The Center of Excellence designation indicates that breast imaging at Valley’s Breast Center meets the highest standards of the radiology profession.  The designation is awarded to breast imaging centers that have demonstrated excellence in breast imaging by achieving accreditation in mammography, stereotactic breast biopsy, breast ultrasound and ultrasound-guided biopsy.




Maureen Curran Kleinman

Marketing and Communications

(201) 291-6310 


Ridgewood, NJ – April 7, 2009 – When 59-year-old engineer Visit Tansirikongkol, Ph.D., required surgery to remove a cancerous tumor in his esophagus, his physicians in Thailand knew exactly where to send him: halfway around the world to Anusak Yiengpruksawan, M.D., Subspecialty Director of Surgical Oncology at The Valley Hospital.


In his native Thailand and around the world, Dr. Yieng (as he is known to patients and colleagues) is renowned for his surgical skills in robotic surgery. As Director of Valley’s Center for Minimally Invasive and Robotic Surgery, Dr. Yieng has used the daVinci Surgical System™ to perform more than 300 complex robotic procedures at Valley to treat cancers of the gastrointestinal and hepatobiliary pancreatic systems. He was the first physician in the United States to use the daVinci to perform a Whipple procedure, a technically demanding surgery for pancreatic cancer. He is also one of a few surgeons in the United States who performs endoscopic ultrasound, an imaging technique to diagnose and stage cancerous tumors.


Caption:  Anusak Yiengpruksawan, M.D., Subspecialty Director of Surgical Oncology at The Valley Hospital, with Visit Tansirikongkol, Ph.D., and his wife Sirirat.


Nyack's Cancer Screening Program a Success!




Amy Massimo

Director, Public Affairs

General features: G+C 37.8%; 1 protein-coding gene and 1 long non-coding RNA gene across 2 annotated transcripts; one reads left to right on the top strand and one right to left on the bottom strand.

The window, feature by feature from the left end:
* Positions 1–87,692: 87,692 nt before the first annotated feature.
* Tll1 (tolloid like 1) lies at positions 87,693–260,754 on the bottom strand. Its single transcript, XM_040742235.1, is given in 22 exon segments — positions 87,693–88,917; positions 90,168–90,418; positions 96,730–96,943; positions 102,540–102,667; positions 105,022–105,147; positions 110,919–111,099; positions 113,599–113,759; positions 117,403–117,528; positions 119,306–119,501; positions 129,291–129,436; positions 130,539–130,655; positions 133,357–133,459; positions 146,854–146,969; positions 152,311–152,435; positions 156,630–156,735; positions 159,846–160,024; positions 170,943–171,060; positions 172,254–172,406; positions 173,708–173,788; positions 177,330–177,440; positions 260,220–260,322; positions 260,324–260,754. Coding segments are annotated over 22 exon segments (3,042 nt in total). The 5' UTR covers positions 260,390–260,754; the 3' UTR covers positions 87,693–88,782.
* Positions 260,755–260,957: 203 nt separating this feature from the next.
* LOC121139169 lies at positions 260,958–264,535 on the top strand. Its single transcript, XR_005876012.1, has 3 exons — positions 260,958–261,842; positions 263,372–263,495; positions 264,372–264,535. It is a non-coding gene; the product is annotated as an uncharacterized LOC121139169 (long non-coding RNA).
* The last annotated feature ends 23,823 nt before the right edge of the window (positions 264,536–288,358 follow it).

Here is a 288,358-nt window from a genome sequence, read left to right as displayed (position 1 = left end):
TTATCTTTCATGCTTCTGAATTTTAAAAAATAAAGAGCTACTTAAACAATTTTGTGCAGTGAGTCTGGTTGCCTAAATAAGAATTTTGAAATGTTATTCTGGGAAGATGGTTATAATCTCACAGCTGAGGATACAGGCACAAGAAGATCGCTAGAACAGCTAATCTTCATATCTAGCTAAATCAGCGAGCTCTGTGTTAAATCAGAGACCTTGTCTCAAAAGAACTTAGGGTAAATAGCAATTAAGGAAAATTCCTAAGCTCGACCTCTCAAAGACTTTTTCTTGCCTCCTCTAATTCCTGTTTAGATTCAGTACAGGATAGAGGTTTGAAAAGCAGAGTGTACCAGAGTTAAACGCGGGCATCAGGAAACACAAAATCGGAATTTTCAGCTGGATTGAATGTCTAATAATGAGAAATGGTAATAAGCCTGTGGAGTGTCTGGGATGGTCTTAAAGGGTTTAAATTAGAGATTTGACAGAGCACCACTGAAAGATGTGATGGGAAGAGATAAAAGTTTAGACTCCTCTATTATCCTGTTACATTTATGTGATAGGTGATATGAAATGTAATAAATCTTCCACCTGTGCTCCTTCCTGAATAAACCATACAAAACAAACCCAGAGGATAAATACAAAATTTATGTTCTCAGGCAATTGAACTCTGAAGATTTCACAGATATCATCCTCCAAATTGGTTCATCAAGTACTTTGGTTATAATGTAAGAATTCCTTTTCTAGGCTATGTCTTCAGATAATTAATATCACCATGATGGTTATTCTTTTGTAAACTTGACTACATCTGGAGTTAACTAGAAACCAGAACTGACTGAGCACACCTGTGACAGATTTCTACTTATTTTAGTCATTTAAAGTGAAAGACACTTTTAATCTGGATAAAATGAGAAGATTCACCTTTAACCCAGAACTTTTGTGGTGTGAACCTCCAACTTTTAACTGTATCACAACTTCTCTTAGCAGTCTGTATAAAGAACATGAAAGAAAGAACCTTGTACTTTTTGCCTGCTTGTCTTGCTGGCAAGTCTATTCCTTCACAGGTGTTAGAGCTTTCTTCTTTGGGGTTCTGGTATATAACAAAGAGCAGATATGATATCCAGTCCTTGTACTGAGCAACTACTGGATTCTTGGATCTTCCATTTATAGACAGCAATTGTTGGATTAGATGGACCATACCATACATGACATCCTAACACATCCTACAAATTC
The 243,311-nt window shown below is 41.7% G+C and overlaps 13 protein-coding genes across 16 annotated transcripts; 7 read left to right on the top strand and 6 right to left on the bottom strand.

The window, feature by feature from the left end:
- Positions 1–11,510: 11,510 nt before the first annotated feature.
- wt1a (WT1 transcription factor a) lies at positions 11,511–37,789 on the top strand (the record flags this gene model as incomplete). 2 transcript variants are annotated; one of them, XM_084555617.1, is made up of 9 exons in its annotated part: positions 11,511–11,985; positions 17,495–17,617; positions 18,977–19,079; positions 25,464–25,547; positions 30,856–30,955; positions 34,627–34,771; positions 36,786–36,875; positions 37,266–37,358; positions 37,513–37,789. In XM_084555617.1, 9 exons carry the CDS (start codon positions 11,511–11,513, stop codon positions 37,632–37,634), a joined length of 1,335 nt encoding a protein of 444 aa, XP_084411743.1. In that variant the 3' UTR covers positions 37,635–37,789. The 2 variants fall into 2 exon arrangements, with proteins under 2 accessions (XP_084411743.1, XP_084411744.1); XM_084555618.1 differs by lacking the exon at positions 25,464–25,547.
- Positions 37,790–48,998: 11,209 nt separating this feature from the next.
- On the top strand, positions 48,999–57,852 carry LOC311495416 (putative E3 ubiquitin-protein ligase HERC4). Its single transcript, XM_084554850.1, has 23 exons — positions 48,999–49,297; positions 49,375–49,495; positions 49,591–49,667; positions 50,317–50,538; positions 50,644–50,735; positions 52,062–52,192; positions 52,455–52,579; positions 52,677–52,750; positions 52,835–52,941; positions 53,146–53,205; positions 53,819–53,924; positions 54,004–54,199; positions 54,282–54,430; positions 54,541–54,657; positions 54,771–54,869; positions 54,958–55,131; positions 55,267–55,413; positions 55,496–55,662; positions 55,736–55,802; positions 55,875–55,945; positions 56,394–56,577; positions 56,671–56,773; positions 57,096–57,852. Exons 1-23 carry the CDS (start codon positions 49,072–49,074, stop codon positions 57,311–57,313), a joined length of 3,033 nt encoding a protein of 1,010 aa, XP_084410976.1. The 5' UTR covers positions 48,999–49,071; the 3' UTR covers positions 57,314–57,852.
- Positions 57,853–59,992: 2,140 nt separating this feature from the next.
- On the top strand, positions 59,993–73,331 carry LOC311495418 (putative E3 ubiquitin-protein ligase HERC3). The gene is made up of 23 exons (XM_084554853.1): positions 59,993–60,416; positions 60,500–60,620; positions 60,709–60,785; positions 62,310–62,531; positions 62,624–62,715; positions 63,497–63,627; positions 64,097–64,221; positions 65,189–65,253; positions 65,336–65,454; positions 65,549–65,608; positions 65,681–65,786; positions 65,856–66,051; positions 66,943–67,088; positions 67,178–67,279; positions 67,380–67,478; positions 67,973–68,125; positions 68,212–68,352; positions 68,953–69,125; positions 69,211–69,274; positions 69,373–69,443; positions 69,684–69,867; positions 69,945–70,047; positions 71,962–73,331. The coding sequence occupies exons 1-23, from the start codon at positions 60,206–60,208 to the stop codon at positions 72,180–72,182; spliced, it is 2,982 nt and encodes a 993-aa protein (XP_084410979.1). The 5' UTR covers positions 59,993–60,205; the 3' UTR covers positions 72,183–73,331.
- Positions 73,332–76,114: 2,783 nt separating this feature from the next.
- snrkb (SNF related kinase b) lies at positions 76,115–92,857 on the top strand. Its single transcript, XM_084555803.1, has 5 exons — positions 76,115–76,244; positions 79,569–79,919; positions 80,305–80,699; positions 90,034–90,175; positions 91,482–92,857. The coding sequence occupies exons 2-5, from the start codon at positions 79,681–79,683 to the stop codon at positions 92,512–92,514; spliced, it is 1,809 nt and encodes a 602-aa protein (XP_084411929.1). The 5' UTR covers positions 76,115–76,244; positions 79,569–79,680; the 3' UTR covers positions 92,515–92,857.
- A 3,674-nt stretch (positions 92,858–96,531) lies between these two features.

(845) 348-2773


Nyack, NY – April 7, 2009 – The Breast Center at Nyack Hospital, in collaboration with the Rockland County Cancer Services Partnership (RCCSP), held is second Free Cancer Screening Day on Saturday, March 28.  That day, seventy-four women received free mammograms, clinical breast exams and Pap smears, as appropriate.  The Breast Center at Nyack Hospital was pleased to provide this service to women in the community to help combat the high incidence of breast cancer in Rockland County.  More than half of the women who attended this program never had a Screening Mammography and/or clinical breast exam. 




Staff from The Breast Center at Nyack Hospital and the Rockland County Cancer Services Partnership at the informational table.



Amy Massimo

Director, Public Affairs

(845) 348-2773


Nyack, NY – April 1, 2009 -- Jose Rodriguez, Network Specialist, Information Technology, has been named Nyack Hospital’s newest "Shining Star" Employee.  A resident of Sleepy Hollow, Jose has worked at Nyack Hospital since February, 2008.   Jose was nominated by his colleagues in the Information Technology Department.  According to these co-workers, Jose is dedicated to his job at Nyack Hospital, and works very hard to make sure that things go smoothly.  Jose follows Nyack Hospital’s  WE CARE Standards by emphasizing working together, communicating, maintaining a professional appearance, being responsive and providing excellent service. Customer service is definitely his Number One Priority,” they commented.  


Free Educational Seminars, Health Screenings and Exercise Demonstrations Will Promote Health and Wellness 

Noted Physician Isadore Rosenfeld; Award-Winning Journalist Max Gomez and Nutrition Expert Joy Bauer to Join Program

White Plains, NY – April 1, 2009 – Expanding its commitment to promote health and wellness in the communities it serves, White Plains Hospital Center (WPHC) will present Wellness Through Prevention Month,  which will provide a wide array of educational seminars, health screenings and exercise demonstrations throughout May. Like the Hospital’s inaugural Wellness Week a year ago, nearly all of the events will be free of charge. During Wellness Through Prevention Month, the Hospital will hold events in White Plains, Scarsdale, Port Chester, Mamaroneck, Rye and Rye Brook.